Lisa DeBartolo, who on Saturday will present her father when his long wait ends and he's enshrined into the Pro Football Hall of Fame, said the man is nervous. Nothing new there. But now it's the induction speech — his 19th and final draft. He has been practicing it. A lot.
"Oh, my god, he is a total worrier," Lisa said.
Eddie DeBartolo Jr. — Mr. D, Eddie D — one of the greatest, most generous sports owners of all time, as big a part of the San Francisco 49ers dynasty and those five Super Bowl wins as any player, still frets over everything.
Like when he's watching any of his three grandsons in the pool. He'll yell, "Keep an eye on those kids!" to his daughters. He can't help himself.
"Oh, my god, it's terrible," Eddie DeBartolo said.
"Everyone is a kid," Lisa said. "The real kids. His three dogs are kids. Anyone in his world is someone to watch over."
That world convenes later this week in Canton, Ohio, an hour's drive from Youngstown, his hometown. Hundreds will be at the party the night before the induction. Huey Lewis and Boyz II Men will perform. Celebrity chef Tyler Florence is handling the menu. Nobody does awesome like Eddie D.
But people aren't going for the food and music.
"We'll be there for Eddie," former 49ers offensive lineman Randy Cross said. "He's always there for us."
• • •
Edward John DeBartolo Jr., 69, moved to Tampa in late 1998. He's the richest man in town. DeBartolo is on the Forbes list of wealthiest Americans. Estimated net worth: $3.4 billion. Malls, real estate, investments, empire.
"We had been coming to Tampa since the late '70s," DeBartolo said. "We'd done so much work down here, built a number of malls, made a number of friends. When I decided we were going to move, there was no question it was going to be Tampa. It was a natural."
DeBartolo lives in Avila with Candy, his high school sweetheart and wife of 48 years. And the family dogs, Bentley, Brewster and Missy, all of whom have their own seats on DeBartolo's jet when it wings toward Montana and the sprawling Candy Bar Ranch, named for Eddie D's bride. Every Fourth of July, Eddie throws a blowout for his world. Come one, come all. There are carnival rides and the kind of fireworks you usually see only over major cities. The musical act this year: John Fogerty. Nobody does awesome like Eddie D.
Tampa is home to the DeBartolo family company, DeBartolo Holdings LLC, which manages the family's businesses and investments. But there's more. There always is with Eddie D.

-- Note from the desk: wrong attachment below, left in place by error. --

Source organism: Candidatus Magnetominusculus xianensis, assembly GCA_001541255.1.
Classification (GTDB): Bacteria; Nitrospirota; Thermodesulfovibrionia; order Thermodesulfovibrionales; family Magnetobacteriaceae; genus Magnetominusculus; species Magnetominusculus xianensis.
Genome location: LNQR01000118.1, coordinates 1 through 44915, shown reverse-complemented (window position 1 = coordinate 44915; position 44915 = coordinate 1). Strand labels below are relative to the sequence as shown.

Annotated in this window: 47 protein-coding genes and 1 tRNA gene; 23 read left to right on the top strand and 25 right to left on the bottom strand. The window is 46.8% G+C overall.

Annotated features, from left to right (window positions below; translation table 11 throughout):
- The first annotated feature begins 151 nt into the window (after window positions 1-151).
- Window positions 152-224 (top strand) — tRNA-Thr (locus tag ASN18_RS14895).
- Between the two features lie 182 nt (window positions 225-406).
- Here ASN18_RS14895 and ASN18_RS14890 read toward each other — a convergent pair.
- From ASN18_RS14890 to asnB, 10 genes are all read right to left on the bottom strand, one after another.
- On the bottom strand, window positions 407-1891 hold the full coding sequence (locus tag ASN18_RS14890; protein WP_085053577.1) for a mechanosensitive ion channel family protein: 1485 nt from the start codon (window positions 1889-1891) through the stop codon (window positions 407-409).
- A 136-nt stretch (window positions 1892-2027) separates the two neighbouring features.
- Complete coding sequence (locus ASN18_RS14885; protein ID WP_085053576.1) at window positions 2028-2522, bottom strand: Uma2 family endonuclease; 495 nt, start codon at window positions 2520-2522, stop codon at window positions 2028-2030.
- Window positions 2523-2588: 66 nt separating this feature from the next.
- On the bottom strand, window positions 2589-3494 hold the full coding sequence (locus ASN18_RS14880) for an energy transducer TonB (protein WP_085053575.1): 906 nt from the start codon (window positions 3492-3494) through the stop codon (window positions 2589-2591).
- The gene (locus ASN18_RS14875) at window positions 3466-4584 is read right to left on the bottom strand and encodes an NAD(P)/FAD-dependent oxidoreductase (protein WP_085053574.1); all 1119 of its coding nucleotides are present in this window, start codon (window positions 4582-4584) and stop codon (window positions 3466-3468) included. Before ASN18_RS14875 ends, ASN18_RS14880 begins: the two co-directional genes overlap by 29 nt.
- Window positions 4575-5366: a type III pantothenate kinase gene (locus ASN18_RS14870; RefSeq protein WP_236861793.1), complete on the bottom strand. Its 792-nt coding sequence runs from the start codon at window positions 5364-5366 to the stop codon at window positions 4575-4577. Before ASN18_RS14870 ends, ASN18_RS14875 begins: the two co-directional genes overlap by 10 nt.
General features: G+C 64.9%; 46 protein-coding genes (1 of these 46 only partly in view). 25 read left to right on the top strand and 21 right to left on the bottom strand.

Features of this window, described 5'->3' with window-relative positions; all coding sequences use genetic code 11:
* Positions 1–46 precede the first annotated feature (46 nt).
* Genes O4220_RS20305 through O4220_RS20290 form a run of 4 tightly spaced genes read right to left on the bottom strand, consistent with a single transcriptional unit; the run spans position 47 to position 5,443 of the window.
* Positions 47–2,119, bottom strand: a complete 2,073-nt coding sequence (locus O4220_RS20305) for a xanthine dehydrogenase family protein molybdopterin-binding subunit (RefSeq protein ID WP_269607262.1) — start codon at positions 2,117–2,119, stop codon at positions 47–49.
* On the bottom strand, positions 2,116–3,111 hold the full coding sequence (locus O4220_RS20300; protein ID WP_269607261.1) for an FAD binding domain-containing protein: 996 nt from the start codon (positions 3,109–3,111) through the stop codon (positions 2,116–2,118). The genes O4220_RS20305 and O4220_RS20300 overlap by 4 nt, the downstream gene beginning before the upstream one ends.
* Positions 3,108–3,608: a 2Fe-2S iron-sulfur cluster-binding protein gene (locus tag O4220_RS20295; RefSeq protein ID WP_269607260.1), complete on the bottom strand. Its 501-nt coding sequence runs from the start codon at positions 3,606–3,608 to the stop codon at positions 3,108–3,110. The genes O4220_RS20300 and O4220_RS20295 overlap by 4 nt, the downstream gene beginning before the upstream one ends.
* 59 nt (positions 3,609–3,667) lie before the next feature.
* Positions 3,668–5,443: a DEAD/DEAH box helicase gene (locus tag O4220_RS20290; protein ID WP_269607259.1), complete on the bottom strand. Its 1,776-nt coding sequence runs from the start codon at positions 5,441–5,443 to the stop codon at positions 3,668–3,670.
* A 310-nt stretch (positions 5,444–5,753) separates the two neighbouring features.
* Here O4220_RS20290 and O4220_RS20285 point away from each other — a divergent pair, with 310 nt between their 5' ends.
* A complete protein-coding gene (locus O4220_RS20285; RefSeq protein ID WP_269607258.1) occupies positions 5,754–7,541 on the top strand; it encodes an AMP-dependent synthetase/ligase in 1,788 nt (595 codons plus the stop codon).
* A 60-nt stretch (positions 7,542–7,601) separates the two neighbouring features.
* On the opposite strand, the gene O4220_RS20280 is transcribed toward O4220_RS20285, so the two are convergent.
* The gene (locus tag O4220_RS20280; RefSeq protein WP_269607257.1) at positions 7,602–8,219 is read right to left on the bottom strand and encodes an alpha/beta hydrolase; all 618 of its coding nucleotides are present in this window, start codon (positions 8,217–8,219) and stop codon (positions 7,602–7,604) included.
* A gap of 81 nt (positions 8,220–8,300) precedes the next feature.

There's the DeBartolo Family Foundation, overseen by Lisa and her sister Nikki, which provides leadership and financial resources to organizations and individuals to help improve the community through scholarships, grants and support.
There's the foundation's annual all-star charity gala, chock full of 49ers (anything for Eddie D), movers, shakers and celebrities. In 13 years the gala has raised more than $13 million for programs the foundation supports.
There's Moffitt Cancer Center. DeBatolo sits on the board of directors. In 2012, through his sizable donation, Moffitt established the DeBartolo Family Personalized Medical Institute, dedicated to cancer care on an international scale.
There's Brooks DeBartolo Collegiate High School, which opened in 2007, co-founded by Eddie D and Bucs Hall of Famer Derrick Brooks, "A" rated for seven consecutive years. DeBartolo has poured his money and resources into the school.
And if you're hungry, there's Sacred Pepper, a new restaurant in North Tampa. Contemporary American cuisine and Candy's pride and joy.
The DeBartolo family has donated more than $50 million to this community through the foundation or personal donations.
"He's captured the ultimate prize, whether it's business, sports, community," Derrick Brooks said. "And he's gone about it in a way that empowers others to share the journey."
Another thing about the Brooks DeBartolo school.
"Our goal is to have the best high school in the country," DeBartolo said.
Eddie D still likes to win.
• • •
Hall of Fame quarterback Steve Young remembers the first time he met Eddie DeBartolo. It was 1987. Young had been traded from the dark side of the moon, the 2-14 Tampa Bay Buccaneers, to the two-time world champion 49ers.
"Eddie gave me a big hug and a kiss on the cheek with that scratchy half-day beard," Young said. "He cupped my face in his hands. He said, 'Welcome to the family, Steve, you're going to be great.' "
"I'd never been kissed by a man until Eddie," said former 49ers tight end Dwight Clark, who pulled down a Joe Montana pass — "The Catch" — to launch the run that made DeBartolo the first (and only) NFL owner to win five Super Bowls. "We played so hard because we cared about each other. That atmosphere, that was totally an Eddie D thing."